Team GB star targets gold medals for adopted country at Rio 2016 and beyond

Britain’s Jamie Staff has been hired by USA Cycling to spearhead its efforts to win gold on the track. The Ashford-born cyclist, who won a string of world titles in Team GB colours as well as gold in the team sprint at the Beijing Olympics alongside Sir Chris Hoy, will manage USA Cycling’s track programme, which has recently been recycled.

According to USA Cycling, the programme will be run out of Home Deport Centre in Carson California, with Staff, who began his career in BMX, topping the world rankings in 2000 and 2001, “tasked with building a world-class sprint program through athlete recruitment and development.”

Quoted on the USA Cycling website, Staff said: “I am very excited to be given the opportunity to develop USA Cycling’s Track Sprint Program. My immediate goals are to get us in a position to compete in the London Olympics and then go on and win multiple medals in Rio in 2016 and beyond.”

He continued: “We have a world-class velodrome facility in the Home Depot Center, a V.P. with the vision and desire to put American sprint track cycling on the map and now myself with the motivation and experience to help deliver.”

Speaking to BBC Radio Kent, Staff said he was “very excited” about the move, adding “I always intended to go back to the States. My wife's American and my kids were born there."

Regarding his new job, he said: "Long term I would like to see it as a managerial role but initially it's hands on coaching at multiple levels.”

He acknowledged, however, that he was starting from a very different set-up to the one he has left at Team GB. "We've got hardly any athletes,” he explained. “I've got to find those athletes. At the moment I'm predicting one medal in Rio, in six years time, and that's if I can secure any athletes."

Staff is certainly starting from pretty much a clean slate. Taylor Phinney and Sarah Hammer are the only two American track cyclists to have tasted world championship success. However, they both focus on the individual pursuit, which is being dropped from the Olympic programme for London 2012, rather than the sprint events, although Phinney did claim bronze in the Omnium, a new event for London 2012, at the world championships in Denmark earlier this year.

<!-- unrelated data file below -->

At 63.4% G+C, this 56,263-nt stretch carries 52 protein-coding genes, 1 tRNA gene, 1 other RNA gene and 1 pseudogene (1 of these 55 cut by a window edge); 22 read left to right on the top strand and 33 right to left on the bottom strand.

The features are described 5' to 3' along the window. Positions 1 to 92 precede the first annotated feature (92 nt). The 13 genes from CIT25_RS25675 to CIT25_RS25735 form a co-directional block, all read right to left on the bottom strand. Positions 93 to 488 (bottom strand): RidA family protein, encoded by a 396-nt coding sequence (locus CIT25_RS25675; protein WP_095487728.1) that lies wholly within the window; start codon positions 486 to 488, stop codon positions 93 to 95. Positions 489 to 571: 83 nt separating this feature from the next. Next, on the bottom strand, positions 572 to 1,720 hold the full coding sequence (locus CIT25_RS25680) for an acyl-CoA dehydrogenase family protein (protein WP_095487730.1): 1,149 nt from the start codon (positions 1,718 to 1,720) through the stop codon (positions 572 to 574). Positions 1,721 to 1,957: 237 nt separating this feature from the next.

USA Cycling Vice President of Athletics Jim Miller explained the reasons behind the revamp of the track programme, saying: ‘With the increased importance of the sprint events in the new 2012 Olympic program, it is time to rethink, restructure, and reinvest in our track programs.”

He continued: “Over the last year we’ve made some significant progress with our endurance track programs and with the addition of Staff we are beginning what we expect to be a manageable progression to the top of the sport by offering an opportunity to train under the tutelage of a first-rate coach in a world-class facility. We want to not only identify talent, but provide these athletes with tools for success and encourage an increased level of commitment.”


Born in Scotland, Simon moved to London aged seven and now lives in the Oxfordshire Cotswolds with his miniature schnauzer, Elodie. He fell in love with cycling one Saturday morning in 1994 while living in Italy when Milan-San Remo went past his front door. A daily cycle commuter in London back before riding to work started to boom, he's been news editor at road.cc since 2009. Handily for work, he speaks French and Italian. He doesn't get to ride his Colnago as often as he'd like, and freely admits he's much more adept at cooking than fettling with bikes.